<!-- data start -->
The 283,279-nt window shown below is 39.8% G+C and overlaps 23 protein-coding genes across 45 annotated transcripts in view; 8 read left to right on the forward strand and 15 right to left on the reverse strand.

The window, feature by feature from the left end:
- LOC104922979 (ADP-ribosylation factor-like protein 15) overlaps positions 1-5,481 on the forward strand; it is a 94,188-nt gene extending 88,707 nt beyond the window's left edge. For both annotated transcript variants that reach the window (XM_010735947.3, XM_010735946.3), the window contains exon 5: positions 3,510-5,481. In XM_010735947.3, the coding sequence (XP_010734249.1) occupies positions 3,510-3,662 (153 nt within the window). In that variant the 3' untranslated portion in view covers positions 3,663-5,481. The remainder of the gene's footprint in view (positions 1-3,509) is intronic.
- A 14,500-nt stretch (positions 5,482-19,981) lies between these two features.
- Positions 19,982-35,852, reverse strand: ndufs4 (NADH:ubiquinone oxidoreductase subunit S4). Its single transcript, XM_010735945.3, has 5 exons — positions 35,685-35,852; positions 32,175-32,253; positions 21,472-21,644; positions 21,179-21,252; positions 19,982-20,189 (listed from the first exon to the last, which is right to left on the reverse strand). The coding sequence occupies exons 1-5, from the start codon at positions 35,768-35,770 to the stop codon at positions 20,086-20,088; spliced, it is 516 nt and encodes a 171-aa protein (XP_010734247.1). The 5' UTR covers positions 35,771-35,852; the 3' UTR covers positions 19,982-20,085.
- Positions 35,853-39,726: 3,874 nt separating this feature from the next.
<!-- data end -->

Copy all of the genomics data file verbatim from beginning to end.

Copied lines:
The 283,279-nt window shown below is 39.8% G+C and overlaps 23 protein-coding genes across 45 annotated transcripts in view; 8 read left to right on the forward strand and 15 right to left on the reverse strand.

The window, feature by feature from the left end:
- LOC104922979 (ADP-ribosylation factor-like protein 15) overlaps positions 1-5,481 on the forward strand; it is a 94,188-nt gene extending 88,707 nt beyond the window's left edge. For both annotated transcript variants that reach the window (XM_010735947.3, XM_010735946.3), the window contains exon 5: positions 3,510-5,481. In XM_010735947.3, the coding sequence (XP_010734249.1) occupies positions 3,510-3,662 (153 nt within the window). In that variant the 3' untranslated portion in view covers positions 3,663-5,481. The remainder of the gene's footprint in view (positions 1-3,509) is intronic.
- A 14,500-nt stretch (positions 5,482-19,981) lies between these two features.
- Positions 19,982-35,852, reverse strand: ndufs4 (NADH:ubiquinone oxidoreductase subunit S4). Its single transcript, XM_010735945.3, has 5 exons — positions 35,685-35,852; positions 32,175-32,253; positions 21,472-21,644; positions 21,179-21,252; positions 19,982-20,189 (listed from the first exon to the last, which is right to left on the reverse strand). The coding sequence occupies exons 1-5, from the start codon at positions 35,768-35,770 to the stop codon at positions 20,086-20,088; spliced, it is 516 nt and encodes a 171-aa protein (XP_010734247.1). The 5' UTR covers positions 35,771-35,852; the 3' UTR covers positions 19,982-20,085.
- Positions 35,853-39,726: 3,874 nt separating this feature from the next.